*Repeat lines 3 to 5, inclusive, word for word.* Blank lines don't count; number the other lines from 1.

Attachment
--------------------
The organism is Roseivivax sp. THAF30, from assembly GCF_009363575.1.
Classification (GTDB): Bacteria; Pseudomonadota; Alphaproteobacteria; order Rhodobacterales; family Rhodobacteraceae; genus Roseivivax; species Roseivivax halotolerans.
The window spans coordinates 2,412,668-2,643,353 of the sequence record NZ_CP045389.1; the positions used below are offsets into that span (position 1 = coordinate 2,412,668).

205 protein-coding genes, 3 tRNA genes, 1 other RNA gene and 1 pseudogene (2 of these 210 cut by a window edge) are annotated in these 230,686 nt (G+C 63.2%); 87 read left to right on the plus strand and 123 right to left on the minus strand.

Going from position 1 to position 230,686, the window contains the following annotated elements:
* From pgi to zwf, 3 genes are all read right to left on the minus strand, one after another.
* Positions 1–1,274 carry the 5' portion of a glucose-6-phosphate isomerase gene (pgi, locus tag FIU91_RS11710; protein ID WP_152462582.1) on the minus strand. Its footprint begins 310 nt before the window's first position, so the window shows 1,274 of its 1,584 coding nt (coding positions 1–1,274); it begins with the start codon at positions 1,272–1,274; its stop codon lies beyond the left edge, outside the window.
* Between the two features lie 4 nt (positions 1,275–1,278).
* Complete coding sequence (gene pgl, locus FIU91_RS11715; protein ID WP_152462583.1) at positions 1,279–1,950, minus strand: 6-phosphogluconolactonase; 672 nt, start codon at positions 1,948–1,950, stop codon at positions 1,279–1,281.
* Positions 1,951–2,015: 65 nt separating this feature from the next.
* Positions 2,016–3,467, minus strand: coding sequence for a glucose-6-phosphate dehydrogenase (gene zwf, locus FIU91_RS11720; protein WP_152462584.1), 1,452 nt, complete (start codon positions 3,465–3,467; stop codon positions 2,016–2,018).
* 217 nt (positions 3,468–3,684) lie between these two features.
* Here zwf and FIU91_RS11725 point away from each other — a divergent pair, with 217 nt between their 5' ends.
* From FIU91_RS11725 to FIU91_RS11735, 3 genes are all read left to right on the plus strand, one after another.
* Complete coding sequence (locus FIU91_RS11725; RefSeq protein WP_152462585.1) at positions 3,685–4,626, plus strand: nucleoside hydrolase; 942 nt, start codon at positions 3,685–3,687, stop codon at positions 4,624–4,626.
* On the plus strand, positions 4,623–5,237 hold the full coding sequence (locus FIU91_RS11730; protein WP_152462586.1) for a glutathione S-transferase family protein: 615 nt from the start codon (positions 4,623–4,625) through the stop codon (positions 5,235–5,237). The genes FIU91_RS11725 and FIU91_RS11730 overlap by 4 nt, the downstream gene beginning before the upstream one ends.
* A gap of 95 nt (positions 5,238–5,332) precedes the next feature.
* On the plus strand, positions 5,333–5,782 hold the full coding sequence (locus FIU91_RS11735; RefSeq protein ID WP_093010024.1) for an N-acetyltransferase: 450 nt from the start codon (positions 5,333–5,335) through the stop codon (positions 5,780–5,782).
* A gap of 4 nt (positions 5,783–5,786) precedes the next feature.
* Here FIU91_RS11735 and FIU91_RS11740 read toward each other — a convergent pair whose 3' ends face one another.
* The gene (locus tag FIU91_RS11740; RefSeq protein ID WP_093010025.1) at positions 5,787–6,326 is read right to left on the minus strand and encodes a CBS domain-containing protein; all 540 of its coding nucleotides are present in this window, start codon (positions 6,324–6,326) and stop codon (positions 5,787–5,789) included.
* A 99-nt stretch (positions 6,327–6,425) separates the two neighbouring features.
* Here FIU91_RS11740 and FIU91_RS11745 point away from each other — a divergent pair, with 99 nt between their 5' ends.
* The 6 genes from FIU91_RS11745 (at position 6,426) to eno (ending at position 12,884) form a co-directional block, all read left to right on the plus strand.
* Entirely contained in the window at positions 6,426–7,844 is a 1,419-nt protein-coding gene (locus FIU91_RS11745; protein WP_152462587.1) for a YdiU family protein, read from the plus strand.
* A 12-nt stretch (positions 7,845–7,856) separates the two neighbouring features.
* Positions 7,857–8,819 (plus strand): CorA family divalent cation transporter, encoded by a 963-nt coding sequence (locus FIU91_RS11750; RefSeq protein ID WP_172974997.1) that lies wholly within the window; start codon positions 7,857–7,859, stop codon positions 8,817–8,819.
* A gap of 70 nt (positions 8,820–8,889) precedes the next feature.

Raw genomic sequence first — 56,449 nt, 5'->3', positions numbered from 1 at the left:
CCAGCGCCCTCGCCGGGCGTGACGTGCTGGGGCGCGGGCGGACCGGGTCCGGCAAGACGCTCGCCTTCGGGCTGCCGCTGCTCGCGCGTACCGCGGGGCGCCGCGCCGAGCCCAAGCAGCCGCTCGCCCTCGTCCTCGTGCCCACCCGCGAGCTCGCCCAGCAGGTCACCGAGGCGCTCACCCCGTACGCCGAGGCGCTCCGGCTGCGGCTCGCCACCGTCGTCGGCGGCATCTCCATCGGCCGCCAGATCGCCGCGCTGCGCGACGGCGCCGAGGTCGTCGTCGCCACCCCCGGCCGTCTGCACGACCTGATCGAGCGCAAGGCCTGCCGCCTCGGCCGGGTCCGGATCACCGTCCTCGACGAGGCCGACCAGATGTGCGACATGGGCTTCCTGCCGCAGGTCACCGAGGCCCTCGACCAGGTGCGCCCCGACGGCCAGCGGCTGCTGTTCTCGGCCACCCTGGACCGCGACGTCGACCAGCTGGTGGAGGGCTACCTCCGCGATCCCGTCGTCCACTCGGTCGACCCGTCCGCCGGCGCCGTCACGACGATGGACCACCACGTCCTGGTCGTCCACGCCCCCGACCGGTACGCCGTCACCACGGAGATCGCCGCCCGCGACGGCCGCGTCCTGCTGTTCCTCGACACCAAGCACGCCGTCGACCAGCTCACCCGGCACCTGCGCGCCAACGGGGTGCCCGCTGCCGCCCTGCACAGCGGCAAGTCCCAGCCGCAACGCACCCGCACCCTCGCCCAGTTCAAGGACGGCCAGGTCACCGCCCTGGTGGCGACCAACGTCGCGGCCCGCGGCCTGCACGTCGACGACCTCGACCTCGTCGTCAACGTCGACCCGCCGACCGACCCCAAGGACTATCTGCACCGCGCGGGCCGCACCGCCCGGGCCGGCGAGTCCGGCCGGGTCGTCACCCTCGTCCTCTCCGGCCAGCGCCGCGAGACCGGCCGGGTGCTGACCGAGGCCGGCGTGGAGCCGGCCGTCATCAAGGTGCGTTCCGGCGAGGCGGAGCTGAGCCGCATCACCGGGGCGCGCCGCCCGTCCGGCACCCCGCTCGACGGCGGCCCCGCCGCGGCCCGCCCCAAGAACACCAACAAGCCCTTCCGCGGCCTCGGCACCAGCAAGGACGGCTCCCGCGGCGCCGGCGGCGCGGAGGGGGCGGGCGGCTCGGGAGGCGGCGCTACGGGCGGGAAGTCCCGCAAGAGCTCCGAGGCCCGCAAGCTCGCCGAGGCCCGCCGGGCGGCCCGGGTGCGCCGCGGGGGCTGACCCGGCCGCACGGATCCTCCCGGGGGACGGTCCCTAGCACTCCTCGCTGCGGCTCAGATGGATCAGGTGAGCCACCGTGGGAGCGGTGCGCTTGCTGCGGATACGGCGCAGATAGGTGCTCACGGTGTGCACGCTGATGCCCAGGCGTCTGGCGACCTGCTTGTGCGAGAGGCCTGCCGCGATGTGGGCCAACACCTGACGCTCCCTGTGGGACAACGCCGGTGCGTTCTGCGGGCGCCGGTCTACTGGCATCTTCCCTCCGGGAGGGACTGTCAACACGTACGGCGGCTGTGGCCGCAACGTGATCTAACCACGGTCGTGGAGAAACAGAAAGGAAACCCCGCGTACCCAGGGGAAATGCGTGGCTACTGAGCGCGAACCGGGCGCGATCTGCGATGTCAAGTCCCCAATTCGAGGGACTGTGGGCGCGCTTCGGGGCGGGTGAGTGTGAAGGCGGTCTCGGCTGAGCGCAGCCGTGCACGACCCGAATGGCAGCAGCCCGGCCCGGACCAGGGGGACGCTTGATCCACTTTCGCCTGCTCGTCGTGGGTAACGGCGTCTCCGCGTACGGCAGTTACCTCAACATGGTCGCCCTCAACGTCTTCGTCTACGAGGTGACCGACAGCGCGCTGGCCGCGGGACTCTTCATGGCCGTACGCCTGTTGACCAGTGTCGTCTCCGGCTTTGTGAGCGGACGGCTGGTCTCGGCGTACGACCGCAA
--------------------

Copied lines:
The window spans coordinates 2,412,668-2,643,353 of the sequence record NZ_CP045389.1; the positions used below are offsets into that span (position 1 = coordinate 2,412,668).

205 protein-coding genes, 3 tRNA genes, 1 other RNA gene and 1 pseudogene (2 of these 210 cut by a window edge) are annotated in these 230,686 nt (G+C 63.2%); 87 read left to right on the plus strand and 123 right to left on the minus strand.

Going from position 1 to position 230,686, the window contains the following annotated elements: